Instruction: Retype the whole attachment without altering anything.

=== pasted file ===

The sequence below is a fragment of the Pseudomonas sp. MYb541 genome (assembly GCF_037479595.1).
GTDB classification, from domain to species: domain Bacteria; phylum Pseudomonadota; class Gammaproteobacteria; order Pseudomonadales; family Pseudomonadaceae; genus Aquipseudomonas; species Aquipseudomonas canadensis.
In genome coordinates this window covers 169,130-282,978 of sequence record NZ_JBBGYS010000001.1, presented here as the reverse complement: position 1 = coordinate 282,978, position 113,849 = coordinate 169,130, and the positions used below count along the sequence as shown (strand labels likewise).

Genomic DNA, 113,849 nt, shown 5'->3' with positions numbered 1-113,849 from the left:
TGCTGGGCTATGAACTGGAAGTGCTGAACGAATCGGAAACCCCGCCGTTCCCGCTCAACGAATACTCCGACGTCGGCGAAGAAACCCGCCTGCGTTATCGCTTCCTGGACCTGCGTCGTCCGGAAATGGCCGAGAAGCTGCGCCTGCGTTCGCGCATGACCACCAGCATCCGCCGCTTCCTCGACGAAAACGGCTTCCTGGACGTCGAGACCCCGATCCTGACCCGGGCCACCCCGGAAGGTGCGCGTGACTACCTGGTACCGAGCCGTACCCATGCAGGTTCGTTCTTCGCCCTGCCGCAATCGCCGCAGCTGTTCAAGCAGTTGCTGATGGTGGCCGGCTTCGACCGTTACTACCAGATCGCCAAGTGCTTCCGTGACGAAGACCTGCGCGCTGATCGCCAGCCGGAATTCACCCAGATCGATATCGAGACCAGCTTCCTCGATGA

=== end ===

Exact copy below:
The sequence below is a fragment of the Pseudomonas sp. MYb541 genome (assembly GCF_037479595.1).
GTDB classification, from domain to species: domain Bacteria; phylum Pseudomonadota; class Gammaproteobacteria; order Pseudomonadales; family Pseudomonadaceae; genus Aquipseudomonas; species Aquipseudomonas canadensis.
In genome coordinates this window covers 169,130-282,978 of sequence record NZ_JBBGYS010000001.1, presented here as the reverse complement: position 1 = coordinate 282,978, position 113,849 = coordinate 169,130, and the positions used below count along the sequence as shown (strand labels likewise).

Genomic DNA, 113,849 nt, shown 5'->3' with positions numbered 1-113,849 from the left:
TGCTGGGCTATGAACTGGAAGTGCTGAACGAATCGGAAACCCCGCCGTTCCCGCTCAACGAATACTCCGACGTCGGCGAAGAAACCCGCCTGCGTTATCGCTTCCTGGACCTGCGTCGTCCGGAAATGGCCGAGAAGCTGCGCCTGCGTTCGCGCATGACCACCAGCATCCGCCGCTTCCTCGACGAAAACGGCTTCCTGGACGTCGAGACCCCGATCCTGACCCGGGCCACCCCGGAAGGTGCGCGTGACTACCTGGTACCGAGCCGTACCCATGCAGGTTCGTTCTTCGCCCTGCCGCAATCGCCGCAGCTGTTCAAGCAGTTGCTGATGGTGGCCGGCTTCGACCGTTACTACCAGATCGCCAAGTGCTTCCGTGACGAAGACCTGCGCGCTGATCGCCAGCCGGAATTCACCCAGATCGATATCGAGACCAGCTTCCTCGATGA